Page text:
The Government wanted Engineers, Doctors and clerks. It therefore started such schools which could supply its need. The students therefore who came out of these schools at first were bent upon services. It was the state of things sometime back that after passing three or four classes in school one could easily get on in life, but it has now become absolutely difficult, even to live from hand to mouth. We have therefore become conscious. It has become now almost clear that it is not the fault on our part that even after getting so much education we remain unable to satisfy our bare necessities; but the fault goes direct to the education that we receive. Naturally therefore the question as to how to reform the present system of education stood before us. If the Educational Department had been under our control we could have effected in it any necessary changes immediately. At first we asked the Government to transfer it to our control — the selection of the text-books for schools, for example. We feel now the necessity of such education which will prepare us to be good citizens. His Excellency the Governor of Bombay also admits the necessity of reforms in the present system of education. But he says that the Government is short of funds. I do not think this excuse reasonable; it may be true or otherwise. It is, however, true that the Government cannot think of this matter. The Government cannot give us religious education; and it is well that they are not doing it; because they are not our co-religionists. We are not given such education as may inspire patriotic sentiments amongst us. In America the Proclamation of Independence is taught in V or VI classes; In this way they train their children in politics. Some eighty ninety years ago the industries of Germany declined on account of the rivalry between England and that country. But the German Government at once started scientific and mechanical education in that country. In this way Germany became so powerful in commerce that she has now become an object of dread to other countries. Properly speaking these things ought to be done by the Government itself. We pay taxes to the Government only that it may look after our welfare. But the Government wants to keep us lame. There is conflict between the commercial interests of England and India. The Government therefore cannot do anything in this matter.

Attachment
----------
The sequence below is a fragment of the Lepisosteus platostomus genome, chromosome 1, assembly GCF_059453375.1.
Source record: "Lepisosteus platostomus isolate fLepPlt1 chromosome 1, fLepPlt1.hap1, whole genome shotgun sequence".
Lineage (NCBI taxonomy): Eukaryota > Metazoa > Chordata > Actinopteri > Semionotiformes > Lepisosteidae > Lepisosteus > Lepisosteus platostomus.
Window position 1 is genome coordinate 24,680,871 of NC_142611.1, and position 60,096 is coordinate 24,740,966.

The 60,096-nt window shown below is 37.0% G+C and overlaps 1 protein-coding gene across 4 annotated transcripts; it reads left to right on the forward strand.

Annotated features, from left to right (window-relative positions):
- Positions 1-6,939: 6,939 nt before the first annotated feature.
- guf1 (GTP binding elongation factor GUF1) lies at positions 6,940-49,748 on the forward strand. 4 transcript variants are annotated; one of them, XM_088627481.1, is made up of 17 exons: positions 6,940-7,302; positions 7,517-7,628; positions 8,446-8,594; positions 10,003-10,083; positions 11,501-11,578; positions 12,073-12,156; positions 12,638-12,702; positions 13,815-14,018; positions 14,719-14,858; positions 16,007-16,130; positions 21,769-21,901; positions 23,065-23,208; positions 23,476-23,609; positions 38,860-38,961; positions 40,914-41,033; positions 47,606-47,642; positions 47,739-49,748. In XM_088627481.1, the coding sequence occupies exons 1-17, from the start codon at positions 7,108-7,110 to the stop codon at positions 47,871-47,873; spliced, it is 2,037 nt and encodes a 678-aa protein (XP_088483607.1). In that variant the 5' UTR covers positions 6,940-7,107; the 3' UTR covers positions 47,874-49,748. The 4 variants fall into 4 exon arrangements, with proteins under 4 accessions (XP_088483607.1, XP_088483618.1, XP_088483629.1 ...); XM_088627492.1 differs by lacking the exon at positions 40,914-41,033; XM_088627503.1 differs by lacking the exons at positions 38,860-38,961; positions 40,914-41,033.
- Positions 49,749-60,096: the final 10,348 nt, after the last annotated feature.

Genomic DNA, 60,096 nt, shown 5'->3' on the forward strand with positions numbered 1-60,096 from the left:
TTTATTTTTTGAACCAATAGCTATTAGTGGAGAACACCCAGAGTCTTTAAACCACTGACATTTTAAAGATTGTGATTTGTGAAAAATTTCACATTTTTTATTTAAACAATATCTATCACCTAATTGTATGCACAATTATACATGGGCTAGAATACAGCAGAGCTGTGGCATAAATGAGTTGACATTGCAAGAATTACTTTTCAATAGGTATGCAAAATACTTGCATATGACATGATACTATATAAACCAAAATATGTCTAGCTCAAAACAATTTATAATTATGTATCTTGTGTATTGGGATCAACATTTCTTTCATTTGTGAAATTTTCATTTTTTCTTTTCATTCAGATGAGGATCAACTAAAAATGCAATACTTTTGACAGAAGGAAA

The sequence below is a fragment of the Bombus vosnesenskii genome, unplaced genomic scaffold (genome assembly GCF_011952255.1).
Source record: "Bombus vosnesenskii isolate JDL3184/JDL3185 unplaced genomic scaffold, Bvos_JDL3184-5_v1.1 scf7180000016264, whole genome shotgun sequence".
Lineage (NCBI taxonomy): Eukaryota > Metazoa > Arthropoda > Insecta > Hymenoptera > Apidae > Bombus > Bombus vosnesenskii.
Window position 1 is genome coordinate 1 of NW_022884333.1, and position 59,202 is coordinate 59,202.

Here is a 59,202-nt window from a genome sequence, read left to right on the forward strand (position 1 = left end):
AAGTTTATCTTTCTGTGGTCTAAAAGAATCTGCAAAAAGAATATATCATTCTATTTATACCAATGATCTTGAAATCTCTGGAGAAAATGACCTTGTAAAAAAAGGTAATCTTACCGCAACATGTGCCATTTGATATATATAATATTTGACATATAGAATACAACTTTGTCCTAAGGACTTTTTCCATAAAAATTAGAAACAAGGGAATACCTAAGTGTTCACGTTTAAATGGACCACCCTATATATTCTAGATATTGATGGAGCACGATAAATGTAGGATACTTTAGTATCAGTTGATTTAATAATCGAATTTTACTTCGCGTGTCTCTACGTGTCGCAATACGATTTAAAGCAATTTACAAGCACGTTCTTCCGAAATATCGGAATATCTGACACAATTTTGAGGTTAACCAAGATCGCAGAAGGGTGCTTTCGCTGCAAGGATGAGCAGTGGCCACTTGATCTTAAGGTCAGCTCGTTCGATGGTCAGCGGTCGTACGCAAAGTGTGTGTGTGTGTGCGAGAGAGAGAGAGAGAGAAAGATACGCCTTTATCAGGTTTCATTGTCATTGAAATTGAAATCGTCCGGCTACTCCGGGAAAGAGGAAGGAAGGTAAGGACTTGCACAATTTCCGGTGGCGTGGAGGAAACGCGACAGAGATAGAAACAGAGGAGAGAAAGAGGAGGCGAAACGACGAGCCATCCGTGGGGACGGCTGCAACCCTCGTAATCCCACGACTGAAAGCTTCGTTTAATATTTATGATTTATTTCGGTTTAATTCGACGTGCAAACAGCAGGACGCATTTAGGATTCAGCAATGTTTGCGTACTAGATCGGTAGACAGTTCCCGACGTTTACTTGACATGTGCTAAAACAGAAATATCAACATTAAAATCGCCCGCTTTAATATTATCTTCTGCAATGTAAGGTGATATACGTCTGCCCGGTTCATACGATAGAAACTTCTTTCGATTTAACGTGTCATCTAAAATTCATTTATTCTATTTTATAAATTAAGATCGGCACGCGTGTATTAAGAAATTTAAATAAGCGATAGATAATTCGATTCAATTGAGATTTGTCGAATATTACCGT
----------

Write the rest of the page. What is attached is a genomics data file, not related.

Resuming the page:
There being no convenient schools in the villages, our villagers cannot train their children. We must therefore begin this work. There has been a good deal of discussion over this matter. And in the end we have come to the conclusion that for proper education national schools must be started on all sides. There are some of our private schools but owing to the fear of losing the grant-in-aid, the necessary education cannot be given there. We must start our own schools for this education. We must begin our work selflessly. Such efforts are being made all over the country. The Gurukul of Hardwar stands on this footing. Berar and Madras have also begun to move in this direction. Our Maharashtra is a little backward, A few efforts are being made here also; but they need encouragement from you. Money is greatly needed for this work. I am sure, if you realize the necessity and importance of this subject, you would encourage the organizers generously. So far I have told you about the subject, now I turn to tell you what we shall do in these schools of national education.